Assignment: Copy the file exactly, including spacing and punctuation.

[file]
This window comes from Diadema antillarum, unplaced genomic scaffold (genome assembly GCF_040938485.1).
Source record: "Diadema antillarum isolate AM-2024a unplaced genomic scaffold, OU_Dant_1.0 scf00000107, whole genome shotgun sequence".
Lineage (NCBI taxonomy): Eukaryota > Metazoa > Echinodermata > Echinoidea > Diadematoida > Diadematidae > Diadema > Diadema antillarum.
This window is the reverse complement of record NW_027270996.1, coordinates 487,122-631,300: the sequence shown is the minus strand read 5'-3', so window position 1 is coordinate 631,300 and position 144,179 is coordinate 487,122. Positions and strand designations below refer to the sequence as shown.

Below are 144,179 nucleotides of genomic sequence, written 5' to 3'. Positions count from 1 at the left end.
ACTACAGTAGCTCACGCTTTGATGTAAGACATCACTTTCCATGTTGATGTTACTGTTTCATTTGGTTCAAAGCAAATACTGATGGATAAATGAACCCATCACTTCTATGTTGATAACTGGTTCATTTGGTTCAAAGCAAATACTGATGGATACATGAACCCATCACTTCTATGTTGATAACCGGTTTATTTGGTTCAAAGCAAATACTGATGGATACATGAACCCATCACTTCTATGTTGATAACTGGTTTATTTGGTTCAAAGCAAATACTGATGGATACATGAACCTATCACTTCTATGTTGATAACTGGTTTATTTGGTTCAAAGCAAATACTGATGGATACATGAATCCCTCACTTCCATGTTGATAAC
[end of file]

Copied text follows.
This window comes from Diadema antillarum, unplaced genomic scaffold (genome assembly GCF_040938485.1).
Source record: "Diadema antillarum isolate AM-2024a unplaced genomic scaffold, OU_Dant_1.0 scf00000107, whole genome shotgun sequence".
Lineage (NCBI taxonomy): Eukaryota > Metazoa > Echinodermata > Echinoidea > Diadematoida > Diadematidae > Diadema > Diadema antillarum.
This window is the reverse complement of record NW_027270996.1, coordinates 487,122-631,300: the sequence shown is the minus strand read 5'-3', so window position 1 is coordinate 631,300 and position 144,179 is coordinate 487,122. Positions and strand designations below refer to the sequence as shown.

Below are 144,179 nucleotides of genomic sequence, written 5' to 3'. Positions count from 1 at the left end.
ACTACAGTAGCTCACGCTTTGATGTAAGACATCACTTTCCATGTTGATGTTACTGTTTCATTTGGTTCAAAGCAAATACTGATGGATAAATGAACCCATCACTTCTATGTTGATAACTGGTTCATTTGGTTCAAAGCAAATACTGATGGATACATGAACCCATCACTTCTATGTTGATAACCGGTTTATTTGGTTCAAAGCAAATACTGATGGATACATGAACCCATCACTTCTATGTTGATAACTGGTTTATTTGGTTCAAAGCAAATACTGATGGATACATGAACCTATCACTTCTATGTTGATAACTGGTTTATTTGGTTCAAAGCAAATACTGATGGATACATGAATCCCTCACTTCCATGTTGATAAC